The Army of the Indus forcing the Bolan Pass, 1839
Tinted lithograph from 'Sketches in Afghanistan', 1838-42, by Louis and Charles Haghe after James Atkinson, published by Henry Graves and Company and J W Allen and Company, 1 July 1842.
Afghanistan's position between the Russian Empire and India meant that the British East India Company was anxious to ensure that a pro-British Emir was on the throne at Kabul. Fearful of a Russian invasion of India via the Khyber and Bolan Passes, in 1837 the British sent an envoy to Kabul to gain the support of the Emir, Dost Mohammed.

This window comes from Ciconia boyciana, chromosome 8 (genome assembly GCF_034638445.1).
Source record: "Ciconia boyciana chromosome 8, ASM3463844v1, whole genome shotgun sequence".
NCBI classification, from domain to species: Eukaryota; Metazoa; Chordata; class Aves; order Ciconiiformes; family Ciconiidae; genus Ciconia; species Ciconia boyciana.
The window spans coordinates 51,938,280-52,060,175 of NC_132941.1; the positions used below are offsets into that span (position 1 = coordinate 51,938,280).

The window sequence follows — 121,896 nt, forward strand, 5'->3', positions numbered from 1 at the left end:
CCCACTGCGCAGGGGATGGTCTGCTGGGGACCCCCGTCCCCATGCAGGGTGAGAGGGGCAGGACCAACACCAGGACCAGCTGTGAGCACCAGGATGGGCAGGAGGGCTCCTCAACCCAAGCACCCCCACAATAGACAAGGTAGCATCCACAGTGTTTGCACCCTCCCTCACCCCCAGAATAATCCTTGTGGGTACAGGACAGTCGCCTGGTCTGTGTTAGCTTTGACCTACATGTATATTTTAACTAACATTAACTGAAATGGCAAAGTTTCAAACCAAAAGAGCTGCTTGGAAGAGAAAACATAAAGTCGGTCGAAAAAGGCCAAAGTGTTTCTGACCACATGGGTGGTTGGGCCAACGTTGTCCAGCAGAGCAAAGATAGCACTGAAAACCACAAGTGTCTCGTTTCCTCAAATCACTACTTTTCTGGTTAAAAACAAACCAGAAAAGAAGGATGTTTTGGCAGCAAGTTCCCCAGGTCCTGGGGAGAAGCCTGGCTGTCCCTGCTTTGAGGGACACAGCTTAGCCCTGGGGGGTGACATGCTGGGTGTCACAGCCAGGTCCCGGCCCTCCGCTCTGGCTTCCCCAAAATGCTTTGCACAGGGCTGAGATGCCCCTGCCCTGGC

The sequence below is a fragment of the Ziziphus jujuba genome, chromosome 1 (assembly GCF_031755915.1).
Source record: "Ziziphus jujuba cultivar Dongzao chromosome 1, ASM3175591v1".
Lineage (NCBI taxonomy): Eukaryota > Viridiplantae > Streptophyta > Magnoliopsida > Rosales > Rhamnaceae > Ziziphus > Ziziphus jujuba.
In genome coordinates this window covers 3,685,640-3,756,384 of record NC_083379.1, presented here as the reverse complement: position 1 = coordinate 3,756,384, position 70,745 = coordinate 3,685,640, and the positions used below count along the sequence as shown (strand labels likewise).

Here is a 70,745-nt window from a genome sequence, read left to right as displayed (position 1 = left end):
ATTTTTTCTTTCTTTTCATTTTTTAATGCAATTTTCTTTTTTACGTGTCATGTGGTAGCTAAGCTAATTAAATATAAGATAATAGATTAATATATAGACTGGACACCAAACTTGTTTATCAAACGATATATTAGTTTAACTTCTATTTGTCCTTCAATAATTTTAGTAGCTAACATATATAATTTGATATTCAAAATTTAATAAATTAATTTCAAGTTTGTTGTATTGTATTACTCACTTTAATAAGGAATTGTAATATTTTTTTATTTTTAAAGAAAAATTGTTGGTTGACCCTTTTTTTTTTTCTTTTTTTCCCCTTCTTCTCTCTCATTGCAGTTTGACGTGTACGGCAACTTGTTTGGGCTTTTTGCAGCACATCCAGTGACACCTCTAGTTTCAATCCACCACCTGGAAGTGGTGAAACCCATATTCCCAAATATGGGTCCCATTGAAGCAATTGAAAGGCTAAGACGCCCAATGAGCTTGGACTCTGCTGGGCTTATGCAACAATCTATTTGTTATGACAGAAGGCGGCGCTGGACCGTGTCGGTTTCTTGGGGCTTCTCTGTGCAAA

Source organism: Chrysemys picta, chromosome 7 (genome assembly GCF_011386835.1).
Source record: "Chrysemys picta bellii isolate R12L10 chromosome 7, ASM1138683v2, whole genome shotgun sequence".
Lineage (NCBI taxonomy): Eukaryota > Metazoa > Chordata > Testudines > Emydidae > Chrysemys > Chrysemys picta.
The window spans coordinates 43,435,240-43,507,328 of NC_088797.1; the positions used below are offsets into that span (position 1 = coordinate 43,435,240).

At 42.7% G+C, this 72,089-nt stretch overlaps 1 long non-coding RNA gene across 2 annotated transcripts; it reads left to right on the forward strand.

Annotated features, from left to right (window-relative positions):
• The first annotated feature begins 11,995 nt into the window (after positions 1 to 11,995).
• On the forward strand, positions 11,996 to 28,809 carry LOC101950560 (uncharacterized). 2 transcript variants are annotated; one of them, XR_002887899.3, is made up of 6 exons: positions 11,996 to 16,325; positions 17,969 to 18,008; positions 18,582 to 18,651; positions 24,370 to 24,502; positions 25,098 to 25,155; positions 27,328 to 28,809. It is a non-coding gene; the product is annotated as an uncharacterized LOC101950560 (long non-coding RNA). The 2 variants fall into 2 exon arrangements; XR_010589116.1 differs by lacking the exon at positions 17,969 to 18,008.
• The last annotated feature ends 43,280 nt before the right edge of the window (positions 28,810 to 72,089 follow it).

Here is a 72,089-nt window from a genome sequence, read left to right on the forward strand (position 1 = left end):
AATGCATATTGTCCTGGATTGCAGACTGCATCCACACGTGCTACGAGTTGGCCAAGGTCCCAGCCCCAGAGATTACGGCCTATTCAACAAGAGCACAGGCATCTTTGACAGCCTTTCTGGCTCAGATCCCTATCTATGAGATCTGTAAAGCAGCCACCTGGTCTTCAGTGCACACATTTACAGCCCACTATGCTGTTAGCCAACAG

The Emir was in favour of an alliance, but when the British refused to help him regain Peshawar, which the Sikhs had seized in 1834, he prepared to talk to the Russians, who sent an envoy to Kabul. This led Lord Auckland, the Governor-General of India, to conclude that Dost Mohammed was anti-British. The decision was taken to replace him as Emir with a former ruler, Shah Shuja who was considered to be more pro-British. In spring 1839 a 12,000 strong British-Indian force, the Army of the Indus under Sir John Keane, forced the Bolan Pass and captured Kandahar without a fight. Soon after the fortress of Ghazni was seized. Dost Mohammed fled from Kabul and Shah Shuja was duly installed as Emir in August.
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National Army Museum, Out of Copyright
National Army Museum, Study collection